The Saints are the one common relative. They are what bind us. We've supported them whole-heartedly over the past 43 years, even if we were ashamed to do so at times. Now, we lean on them. They carry the burden of an entire region's pain, memories, hopes, and dreams upon their shoulders. It's been 4 1/2 years since Hurricane Katrina but no one has forgotten. That was until Garret Hartley kicked a 40-yard field goal in overtime of the NFC Championship game sending the Saints to the Superbowl. For a split second, everyone forgot, and the screams and cheers could be heard in the heavens above. The same heavens that once unleashed hell on this city. But only for a second, then the tears streamed down cheeks of old men. Season ticket holders, neighbors inside the Dome, pushed aside a handshake in favor of an ecstatic embrace and we all remembered. We remembered that this wasn't supposed to happen and we remember now why it feels so surreal.
To get back to the point it seems like I started to make 4 1/2 years ago, there was no more fitting way for this game to end. The Minnesota Vikings were but a mere 5 yards and a field goal away from victory but the "grizzled, gusty" veteran, Brett Favre returned to his gunslinger ways, throwing the ball across his body, only to be intercepted by the Saints Tracy Porter with mere seconds remaining in regulation, sending the game into overtime. With the way both offenses were marching up and down the field, it seemed inevitable that whatever team would win the coin toss would most certainly win this game. So as the coin fluttered and spun through the air, 71,276 collective breaths were held, until it landed "tails" and the Saints took the ball. Fate. Fitting.
While many people don't believe this, I can remember watching my first Saints game at the age of three. I don't remember too many details from the early years of my favorite team, but I watched, and watched, and watched, as the years would pass, learning the names of Billy Kilmer, John Gilliam, Steve Stonebreaker, Danny Abramowicz, and many others. I even knew the name and face of Tom Fears at the earliest ages. I began noticing that because this game had come to my city, I had become a person like (what appeared to me to be) people around the rest of the world. A football fan.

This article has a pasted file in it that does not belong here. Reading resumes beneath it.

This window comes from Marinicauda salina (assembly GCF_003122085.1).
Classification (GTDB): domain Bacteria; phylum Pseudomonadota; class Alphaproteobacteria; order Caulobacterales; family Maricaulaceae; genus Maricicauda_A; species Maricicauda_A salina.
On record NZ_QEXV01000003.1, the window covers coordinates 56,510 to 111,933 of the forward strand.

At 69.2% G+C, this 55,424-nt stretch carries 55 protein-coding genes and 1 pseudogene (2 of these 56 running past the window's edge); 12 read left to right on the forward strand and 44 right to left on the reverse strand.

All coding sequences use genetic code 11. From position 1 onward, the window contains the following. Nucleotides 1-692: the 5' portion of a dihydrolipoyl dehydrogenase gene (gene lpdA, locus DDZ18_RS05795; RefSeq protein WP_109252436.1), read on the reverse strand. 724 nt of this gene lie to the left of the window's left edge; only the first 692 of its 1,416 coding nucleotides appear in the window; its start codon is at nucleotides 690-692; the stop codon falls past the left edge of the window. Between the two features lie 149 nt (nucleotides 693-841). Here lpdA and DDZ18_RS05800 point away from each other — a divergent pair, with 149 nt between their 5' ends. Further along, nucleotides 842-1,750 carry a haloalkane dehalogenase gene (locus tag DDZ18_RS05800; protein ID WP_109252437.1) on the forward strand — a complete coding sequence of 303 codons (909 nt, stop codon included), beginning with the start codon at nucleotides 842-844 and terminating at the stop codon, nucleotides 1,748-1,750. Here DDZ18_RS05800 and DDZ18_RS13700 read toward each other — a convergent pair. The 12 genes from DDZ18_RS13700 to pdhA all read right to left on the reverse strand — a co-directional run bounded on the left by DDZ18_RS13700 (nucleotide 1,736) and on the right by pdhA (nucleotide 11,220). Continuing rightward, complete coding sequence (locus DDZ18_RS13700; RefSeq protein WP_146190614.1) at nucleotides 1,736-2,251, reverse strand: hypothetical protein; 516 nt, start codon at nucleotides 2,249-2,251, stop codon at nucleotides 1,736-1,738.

And as I aged, I learned to enjoy the National Football League as a regular Sunday event. While many waited all week for American Bandstand, I waited (during the season) for every football game I could watch. Especially when the New Orleans Saints played. Win or Lose (and it was mostly lose) I remained frozen to the T.V. screen, or glued to my seats in the stands for home games.
After the completion of the Superdome, I thought it to be ridiculous that games would be played always indoors and on "plastic" grass. By watching the construction as it went on with all the steel beams everywhere, it appeared there would be no room for people to sit. I suppose from my perspective, I couldn't grasp the shear magnitude of what the Dome really was going to be. What's more, after its completion, I had never attended a Saints home game in the Dome before my first visit within its walls. Oddly enough I first entered the completed Dome as a performer for a New Orleans Jazz pre-game event in 1975 (I think).
I walked into the Dome through the Poydras Street ground entrance. I remember looking up and, because of my unending fear of heights and a tendency towards vertigo, from the floor the sight of the top seats was dizzying. But oddly enough I knew then, despite my aversion to the location, exactly where I wanted to be for the very next Saints Game. Somewhere up in the high seats with a perfect overview of the game. As though I would be watching an outdoor game from the Goodyear Blimp. And so I made it my plan, my quest, my mania.
So from that year forward, I was no longer just another fan, but THE ultimate Saints Fan, bleeding black and gold when they lost, but soaking it in it when they won. And after the 1-15 season and the "Aints" the "Unknown Saints Fan" (the bags on the heads) I was cut to the core. I realized that I was amongst but a handful of TRUE fans that would be there through the good and the bad. The good being Archie Manning for about 10 years. The bad being the organization itself. And as I grew up I learned, all "good" things must come to an end... but the "bad" things may go on indefinitely. And so Archie was traded (in effect just put out to pasture to breed the next generation of superstars). And the organization grew no more functional than before. But I hung firm, as the self-proclaimed #1 Saints Fan, wearing a worn-out football helmet for every game, and learning my very first expletives (required of all fans) to enhance the commentary of the professionals on television.